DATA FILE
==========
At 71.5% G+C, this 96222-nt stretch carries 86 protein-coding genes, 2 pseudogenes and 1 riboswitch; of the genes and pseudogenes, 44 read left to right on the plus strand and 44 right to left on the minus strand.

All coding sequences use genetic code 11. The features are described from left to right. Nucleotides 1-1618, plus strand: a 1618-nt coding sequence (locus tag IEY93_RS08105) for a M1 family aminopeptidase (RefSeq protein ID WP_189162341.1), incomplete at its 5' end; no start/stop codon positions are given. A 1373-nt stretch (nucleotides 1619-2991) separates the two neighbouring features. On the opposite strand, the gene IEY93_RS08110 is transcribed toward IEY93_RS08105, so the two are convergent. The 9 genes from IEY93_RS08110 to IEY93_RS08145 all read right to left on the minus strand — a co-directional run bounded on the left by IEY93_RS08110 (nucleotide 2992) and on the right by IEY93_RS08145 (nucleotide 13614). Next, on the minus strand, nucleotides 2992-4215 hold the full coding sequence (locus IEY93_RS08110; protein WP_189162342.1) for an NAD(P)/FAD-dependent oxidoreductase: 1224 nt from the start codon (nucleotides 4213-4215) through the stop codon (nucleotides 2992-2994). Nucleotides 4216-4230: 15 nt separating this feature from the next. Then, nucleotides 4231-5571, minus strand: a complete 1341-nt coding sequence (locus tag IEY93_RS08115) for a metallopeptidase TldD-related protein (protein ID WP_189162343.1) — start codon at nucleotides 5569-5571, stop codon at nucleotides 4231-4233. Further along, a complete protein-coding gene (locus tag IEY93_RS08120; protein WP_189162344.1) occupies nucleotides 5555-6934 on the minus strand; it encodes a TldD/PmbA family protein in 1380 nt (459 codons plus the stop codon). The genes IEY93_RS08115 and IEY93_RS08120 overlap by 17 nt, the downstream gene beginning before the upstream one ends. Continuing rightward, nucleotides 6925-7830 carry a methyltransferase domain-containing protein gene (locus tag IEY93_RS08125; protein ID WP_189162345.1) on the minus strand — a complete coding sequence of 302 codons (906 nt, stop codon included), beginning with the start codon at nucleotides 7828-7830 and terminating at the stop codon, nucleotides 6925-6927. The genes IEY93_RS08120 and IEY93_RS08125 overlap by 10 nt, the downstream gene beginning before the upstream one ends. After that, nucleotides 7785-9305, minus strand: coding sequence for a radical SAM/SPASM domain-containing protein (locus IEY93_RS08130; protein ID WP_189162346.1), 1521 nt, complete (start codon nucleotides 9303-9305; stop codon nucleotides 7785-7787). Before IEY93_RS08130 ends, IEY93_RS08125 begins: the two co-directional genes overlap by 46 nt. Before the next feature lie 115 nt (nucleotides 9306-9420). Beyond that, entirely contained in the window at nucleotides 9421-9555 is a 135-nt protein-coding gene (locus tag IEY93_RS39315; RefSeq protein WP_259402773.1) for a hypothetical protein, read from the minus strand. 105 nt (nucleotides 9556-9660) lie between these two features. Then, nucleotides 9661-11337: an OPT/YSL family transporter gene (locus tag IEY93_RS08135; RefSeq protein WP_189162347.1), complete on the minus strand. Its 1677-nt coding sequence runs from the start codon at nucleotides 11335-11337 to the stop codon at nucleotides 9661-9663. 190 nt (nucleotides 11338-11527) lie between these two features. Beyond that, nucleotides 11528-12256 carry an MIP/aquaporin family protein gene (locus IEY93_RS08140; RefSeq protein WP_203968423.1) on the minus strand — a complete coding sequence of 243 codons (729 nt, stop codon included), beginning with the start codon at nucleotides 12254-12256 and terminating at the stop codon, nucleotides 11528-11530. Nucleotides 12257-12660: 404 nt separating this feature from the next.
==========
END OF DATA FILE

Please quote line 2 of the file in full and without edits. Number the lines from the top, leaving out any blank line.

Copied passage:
All coding sequences use genetic code 11. The features are described from left to right. Nucleotides 1-1618, plus strand: a 1618-nt coding sequence (locus tag IEY93_RS08105) for a M1 family aminopeptidase (RefSeq protein ID WP_189162341.1), incomplete at its 5' end; no start/stop codon positions are given. A 1373-nt stretch (nucleotides 1619-2991) separates the two neighbouring features. On the opposite strand, the gene IEY93_RS08110 is transcribed toward IEY93_RS08105, so the two are convergent. The 9 genes from IEY93_RS08110 to IEY93_RS08145 all read right to left on the minus strand — a co-directional run bounded on the left by IEY93_RS08110 (nucleotide 2992) and on the right by IEY93_RS08145 (nucleotide 13614). Next, on the minus strand, nucleotides 2992-4215 hold the full coding sequence (locus IEY93_RS08110; protein WP_189162342.1) for an NAD(P)/FAD-dependent oxidoreductase: 1224 nt from the start codon (nucleotides 4213-4215) through the stop codon (nucleotides 2992-2994). Nucleotides 4216-4230: 15 nt separating this feature from the next. Then, nucleotides 4231-5571, minus strand: a complete 1341-nt coding sequence (locus tag IEY93_RS08115) for a metallopeptidase TldD-related protein (protein ID WP_189162343.1) — start codon at nucleotides 5569-5571, stop codon at nucleotides 4231-4233. Further along, a complete protein-coding gene (locus tag IEY93_RS08120; protein WP_189162344.1) occupies nucleotides 5555-6934 on the minus strand; it encodes a TldD/PmbA family protein in 1380 nt (459 codons plus the stop codon). The genes IEY93_RS08115 and IEY93_RS08120 overlap by 17 nt, the downstream gene beginning before the upstream one ends. Continuing rightward, nucleotides 6925-7830 carry a methyltransferase domain-containing protein gene (locus tag IEY93_RS08125; protein ID WP_189162345.1) on the minus strand — a complete coding sequence of 302 codons (906 nt, stop codon included), beginning with the start codon at nucleotides 7828-7830 and terminating at the stop codon, nucleotides 6925-6927. The genes IEY93_RS08120 and IEY93_RS08125 overlap by 10 nt, the downstream gene beginning before the upstream one ends. After that, nucleotides 7785-9305, minus strand: coding sequence for a radical SAM/SPASM domain-containing protein (locus IEY93_RS08130; protein ID WP_189162346.1), 1521 nt, complete (start codon nucleotides 9303-9305; stop codon nucleotides 7785-7787). Before IEY93_RS08130 ends, IEY93_RS08125 begins: the two co-directional genes overlap by 46 nt. Before the next feature lie 115 nt (nucleotides 9306-9420). Beyond that, entirely contained in the window at nucleotides 9421-9555 is a 135-nt protein-coding gene (locus tag IEY93_RS39315; RefSeq protein WP_259402773.1) for a hypothetical protein, read from the minus strand. 105 nt (nucleotides 9556-9660) lie between these two features. Then, nucleotides 9661-11337: an OPT/YSL family transporter gene (locus tag IEY93_RS08135; RefSeq protein WP_189162347.1), complete on the minus strand. Its 1677-nt coding sequence runs from the start codon at nucleotides 11335-11337 to the stop codon at nucleotides 9661-9663. 190 nt (nucleotides 11338-11527) lie between these two features. Beyond that, nucleotides 11528-12256 carry an MIP/aquaporin family protein gene (locus IEY93_RS08140; RefSeq protein WP_203968423.1) on the minus strand — a complete coding sequence of 243 codons (729 nt, stop codon included), beginning with the start codon at nucleotides 12254-12256 and terminating at the stop codon, nucleotides 11528-11530. Nucleotides 12257-12660: 404 nt separating this feature from the next.